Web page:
Iran Fights for Its Right to Party

By Staff
article image

A Russian Orthodox church is an unlikely venue for a rock concert, but in Tehran, musicians take what they can get. In These Timeswrites about a 2001 concert the Iranian alternative rock band O-hum (pictured at left) played to a packed, excited, moshing crowd in the neutral ground of a church. It was one of the few rock shows to have been staged in the country. Iranian alternative music, from rock to rap, has been stymied by censorship and repression.

The country officially bans Western music, so young people usually have to content themselves with illegal satellite MTV and Persian pop produced by Iranians living in LA. Websites like MySpace and Tehran Avenue have allowed the 1 in 4 Iranians who have Internet access a chance to sample native artists like O-hum. But there’s still much work to do.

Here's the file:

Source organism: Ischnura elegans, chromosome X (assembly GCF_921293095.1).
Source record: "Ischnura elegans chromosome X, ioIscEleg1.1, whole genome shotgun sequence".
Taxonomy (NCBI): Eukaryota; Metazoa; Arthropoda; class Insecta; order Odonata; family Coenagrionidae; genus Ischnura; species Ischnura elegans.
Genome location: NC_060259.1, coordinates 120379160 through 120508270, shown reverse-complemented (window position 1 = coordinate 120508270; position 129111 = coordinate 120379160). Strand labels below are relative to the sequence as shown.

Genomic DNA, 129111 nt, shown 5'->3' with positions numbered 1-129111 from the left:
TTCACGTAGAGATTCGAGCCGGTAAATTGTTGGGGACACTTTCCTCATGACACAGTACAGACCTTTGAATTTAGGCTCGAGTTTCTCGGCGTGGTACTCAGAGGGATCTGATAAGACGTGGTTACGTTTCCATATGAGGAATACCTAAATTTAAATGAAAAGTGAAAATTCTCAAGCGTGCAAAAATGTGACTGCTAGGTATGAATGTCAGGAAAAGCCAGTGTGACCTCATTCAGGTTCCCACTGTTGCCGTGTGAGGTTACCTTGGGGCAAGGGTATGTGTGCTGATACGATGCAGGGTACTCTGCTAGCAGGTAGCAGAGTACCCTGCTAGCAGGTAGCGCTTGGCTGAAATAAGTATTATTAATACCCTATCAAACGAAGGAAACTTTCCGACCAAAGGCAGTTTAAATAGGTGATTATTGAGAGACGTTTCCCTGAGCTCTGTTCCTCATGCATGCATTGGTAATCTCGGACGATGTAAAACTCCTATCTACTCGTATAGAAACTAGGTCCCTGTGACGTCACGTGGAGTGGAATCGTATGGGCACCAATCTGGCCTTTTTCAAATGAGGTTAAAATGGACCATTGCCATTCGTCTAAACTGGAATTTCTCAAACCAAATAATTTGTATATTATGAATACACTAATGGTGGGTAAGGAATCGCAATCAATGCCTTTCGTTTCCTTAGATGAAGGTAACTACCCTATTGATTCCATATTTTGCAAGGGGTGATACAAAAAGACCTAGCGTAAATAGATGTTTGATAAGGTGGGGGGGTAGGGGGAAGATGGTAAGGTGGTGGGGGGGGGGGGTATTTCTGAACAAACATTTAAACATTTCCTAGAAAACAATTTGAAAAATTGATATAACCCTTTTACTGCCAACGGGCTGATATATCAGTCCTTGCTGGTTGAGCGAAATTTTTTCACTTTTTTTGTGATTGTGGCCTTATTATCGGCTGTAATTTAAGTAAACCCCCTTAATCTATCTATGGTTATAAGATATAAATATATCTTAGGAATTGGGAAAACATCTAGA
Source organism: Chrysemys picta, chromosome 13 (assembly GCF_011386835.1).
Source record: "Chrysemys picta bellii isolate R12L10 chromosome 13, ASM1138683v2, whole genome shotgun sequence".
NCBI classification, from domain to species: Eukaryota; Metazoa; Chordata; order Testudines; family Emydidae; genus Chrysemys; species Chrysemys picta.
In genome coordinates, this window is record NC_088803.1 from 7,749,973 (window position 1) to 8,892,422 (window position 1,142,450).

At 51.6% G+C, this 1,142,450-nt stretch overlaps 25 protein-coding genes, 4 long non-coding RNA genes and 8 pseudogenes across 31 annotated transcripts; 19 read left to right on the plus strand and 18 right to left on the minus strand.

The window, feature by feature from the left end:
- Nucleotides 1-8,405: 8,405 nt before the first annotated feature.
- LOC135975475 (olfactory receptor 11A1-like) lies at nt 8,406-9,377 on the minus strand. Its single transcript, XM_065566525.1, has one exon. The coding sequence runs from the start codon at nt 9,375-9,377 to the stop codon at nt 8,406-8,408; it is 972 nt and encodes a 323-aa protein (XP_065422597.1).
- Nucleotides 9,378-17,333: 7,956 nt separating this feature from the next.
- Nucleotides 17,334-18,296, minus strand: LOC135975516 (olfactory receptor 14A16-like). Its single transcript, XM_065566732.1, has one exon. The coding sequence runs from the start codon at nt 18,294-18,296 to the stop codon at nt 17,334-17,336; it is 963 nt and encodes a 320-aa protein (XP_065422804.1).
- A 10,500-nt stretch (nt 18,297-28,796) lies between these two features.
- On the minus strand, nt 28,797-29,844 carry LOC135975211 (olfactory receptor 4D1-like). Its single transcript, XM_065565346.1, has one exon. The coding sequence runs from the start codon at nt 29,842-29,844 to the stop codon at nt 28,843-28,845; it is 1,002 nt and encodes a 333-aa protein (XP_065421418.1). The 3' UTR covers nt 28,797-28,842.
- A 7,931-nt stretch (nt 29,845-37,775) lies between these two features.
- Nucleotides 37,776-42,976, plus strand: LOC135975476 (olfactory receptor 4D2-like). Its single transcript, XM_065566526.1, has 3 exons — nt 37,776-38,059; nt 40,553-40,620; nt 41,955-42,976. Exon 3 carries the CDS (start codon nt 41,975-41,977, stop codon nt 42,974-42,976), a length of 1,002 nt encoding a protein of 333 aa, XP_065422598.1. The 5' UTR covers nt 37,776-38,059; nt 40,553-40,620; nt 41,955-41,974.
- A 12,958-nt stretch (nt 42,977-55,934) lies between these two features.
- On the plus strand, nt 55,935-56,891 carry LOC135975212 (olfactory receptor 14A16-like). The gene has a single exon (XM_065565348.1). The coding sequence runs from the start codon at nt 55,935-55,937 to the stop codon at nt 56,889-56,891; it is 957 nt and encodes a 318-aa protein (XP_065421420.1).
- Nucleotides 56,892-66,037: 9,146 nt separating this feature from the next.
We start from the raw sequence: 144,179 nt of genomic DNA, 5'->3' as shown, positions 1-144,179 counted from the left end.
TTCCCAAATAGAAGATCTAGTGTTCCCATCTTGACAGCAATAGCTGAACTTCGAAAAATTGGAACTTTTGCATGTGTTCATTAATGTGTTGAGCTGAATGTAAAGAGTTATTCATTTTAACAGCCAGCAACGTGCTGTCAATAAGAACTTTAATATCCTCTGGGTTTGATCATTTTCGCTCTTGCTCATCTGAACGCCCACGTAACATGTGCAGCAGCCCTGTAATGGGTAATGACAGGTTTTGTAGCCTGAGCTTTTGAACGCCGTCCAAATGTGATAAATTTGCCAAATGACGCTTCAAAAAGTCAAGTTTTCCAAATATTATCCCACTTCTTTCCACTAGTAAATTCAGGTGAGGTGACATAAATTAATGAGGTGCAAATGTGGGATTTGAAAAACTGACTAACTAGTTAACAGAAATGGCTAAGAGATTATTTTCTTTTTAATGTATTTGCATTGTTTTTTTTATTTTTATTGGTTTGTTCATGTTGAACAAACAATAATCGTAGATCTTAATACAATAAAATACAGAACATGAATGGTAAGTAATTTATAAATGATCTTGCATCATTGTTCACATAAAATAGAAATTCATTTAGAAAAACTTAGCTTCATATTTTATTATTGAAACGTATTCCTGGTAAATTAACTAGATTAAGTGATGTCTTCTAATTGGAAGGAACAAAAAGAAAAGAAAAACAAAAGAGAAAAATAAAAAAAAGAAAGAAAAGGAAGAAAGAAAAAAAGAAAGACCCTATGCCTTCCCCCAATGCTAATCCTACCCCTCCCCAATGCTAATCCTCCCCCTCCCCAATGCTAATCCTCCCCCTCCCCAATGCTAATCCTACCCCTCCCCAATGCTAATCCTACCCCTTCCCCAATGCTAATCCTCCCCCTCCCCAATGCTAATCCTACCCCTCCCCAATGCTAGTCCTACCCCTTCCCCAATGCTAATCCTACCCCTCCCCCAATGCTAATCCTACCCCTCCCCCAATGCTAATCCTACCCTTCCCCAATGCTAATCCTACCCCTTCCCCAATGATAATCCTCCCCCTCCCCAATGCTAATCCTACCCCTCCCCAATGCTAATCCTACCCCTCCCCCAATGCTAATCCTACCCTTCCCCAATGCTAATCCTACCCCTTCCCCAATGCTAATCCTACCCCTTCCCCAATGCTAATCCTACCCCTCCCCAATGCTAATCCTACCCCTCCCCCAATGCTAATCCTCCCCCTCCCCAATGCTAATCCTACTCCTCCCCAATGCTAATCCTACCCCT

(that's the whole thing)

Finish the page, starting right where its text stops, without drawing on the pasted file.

The life of an artist in America, at once glamorous and poor, seems discouraging enough. But the life of an artist in Iran, where the state actively tries to stop your efforts, must be especially difficult. I wonder: How many potential Iranian Bob Dylans, Mozarts, and John Lennons have been discouraged by censorship and indifference and just gave up?

Curious about O-hum’s music? The band’s LP and EP are available for free download at its MySpace page. Also check out Iranian folk crooner Mohsen Namjoo.

Brendan Mackie

In-depth coverage of eye-opening issues that affect your life.